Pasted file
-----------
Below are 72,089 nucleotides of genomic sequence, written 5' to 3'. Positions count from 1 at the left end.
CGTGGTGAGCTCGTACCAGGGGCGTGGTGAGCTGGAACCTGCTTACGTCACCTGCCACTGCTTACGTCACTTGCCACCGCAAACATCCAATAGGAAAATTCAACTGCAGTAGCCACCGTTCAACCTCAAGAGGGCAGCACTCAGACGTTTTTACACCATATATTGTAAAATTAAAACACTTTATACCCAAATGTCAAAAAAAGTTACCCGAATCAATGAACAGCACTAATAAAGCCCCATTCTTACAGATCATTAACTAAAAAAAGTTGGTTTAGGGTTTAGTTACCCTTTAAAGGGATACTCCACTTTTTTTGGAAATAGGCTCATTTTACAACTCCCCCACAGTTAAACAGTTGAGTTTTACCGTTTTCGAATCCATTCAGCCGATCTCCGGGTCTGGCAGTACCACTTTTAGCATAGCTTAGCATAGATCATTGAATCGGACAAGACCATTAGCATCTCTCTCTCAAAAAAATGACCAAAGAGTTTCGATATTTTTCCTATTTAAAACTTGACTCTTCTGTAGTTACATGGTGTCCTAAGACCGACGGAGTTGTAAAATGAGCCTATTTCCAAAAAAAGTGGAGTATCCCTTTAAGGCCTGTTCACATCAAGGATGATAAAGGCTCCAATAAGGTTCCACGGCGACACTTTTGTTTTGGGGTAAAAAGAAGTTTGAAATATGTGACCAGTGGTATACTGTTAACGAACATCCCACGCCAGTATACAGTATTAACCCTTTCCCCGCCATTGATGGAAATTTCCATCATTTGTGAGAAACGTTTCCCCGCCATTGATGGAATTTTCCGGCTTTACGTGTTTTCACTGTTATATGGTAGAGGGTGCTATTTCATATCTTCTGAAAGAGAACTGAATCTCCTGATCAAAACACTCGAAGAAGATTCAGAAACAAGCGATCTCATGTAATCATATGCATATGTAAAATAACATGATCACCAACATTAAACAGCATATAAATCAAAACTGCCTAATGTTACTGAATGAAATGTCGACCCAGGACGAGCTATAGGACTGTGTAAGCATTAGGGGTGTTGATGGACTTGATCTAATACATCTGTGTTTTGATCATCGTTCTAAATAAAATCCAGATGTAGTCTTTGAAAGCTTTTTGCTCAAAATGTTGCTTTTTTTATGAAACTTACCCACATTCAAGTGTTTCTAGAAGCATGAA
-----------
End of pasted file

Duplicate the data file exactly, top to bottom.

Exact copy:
Below are 72,089 nucleotides of genomic sequence, written 5' to 3'. Positions count from 1 at the left end.
CGTGGTGAGCTCGTACCAGGGGCGTGGTGAGCTGGAACCTGCTTACGTCACCTGCCACTGCTTACGTCACTTGCCACCGCAAACATCCAATAGGAAAATTCAACTGCAGTAGCCACCGTTCAACCTCAAGAGGGCAGCACTCAGACGTTTTTACACCATATATTGTAAAATTAAAACACTTTATACCCAAATGTCAAAAAAAGTTACCCGAATCAATGAACAGCACTAATAAAGCCCCATTCTTACAGATCATTAACTAAAAAAAGTTGGTTTAGGGTTTAGTTACCCTTTAAAGGGATACTCCACTTTTTTTGGAAATAGGCTCATTTTACAACTCCCCCACAGTTAAACAGTTGAGTTTTACCGTTTTCGAATCCATTCAGCCGATCTCCGGGTCTGGCAGTACCACTTTTAGCATAGCTTAGCATAGATCATTGAATCGGACAAGACCATTAGCATCTCTCTCTCAAAAAAATGACCAAAGAGTTTCGATATTTTTCCTATTTAAAACTTGACTCTTCTGTAGTTACATGGTGTCCTAAGACCGACGGAGTTGTAAAATGAGCCTATTTCCAAAAAAAGTGGAGTATCCCTTTAAGGCCTGTTCACATCAAGGATGATAAAGGCTCCAATAAGGTTCCACGGCGACACTTTTGTTTTGGGGTAAAAAGAAGTTTGAAATATGTGACCAGTGGTATACTGTTAACGAACATCCCACGCCAGTATACAGTATTAACCCTTTCCCCGCCATTGATGGAAATTTCCATCATTTGTGAGAAACGTTTCCCCGCCATTGATGGAATTTTCCGGCTTTACGTGTTTTCACTGTTATATGGTAGAGGGTGCTATTTCATATCTTCTGAAAGAGAACTGAATCTCCTGATCAAAACACTCGAAGAAGATTCAGAAACAAGCGATCTCATGTAATCATATGCATATGTAAAATAACATGATCACCAACATTAAACAGCATATAAATCAAAACTGCCTAATGTTACTGAATGAAATGTCGACCCAGGACGAGCTATAGGACTGTGTAAGCATTAGGGGTGTTGATGGACTTGATCTAATACATCTGTGTTTTGATCATCGTTCTAAATAAAATCCAGATGTAGTCTTTGAAAGCTTTTTGCTCAAAATGTTGCTTTTTTTATGAAACTTACCCACATTCAAGTGTTTCTAGAAGCATGAA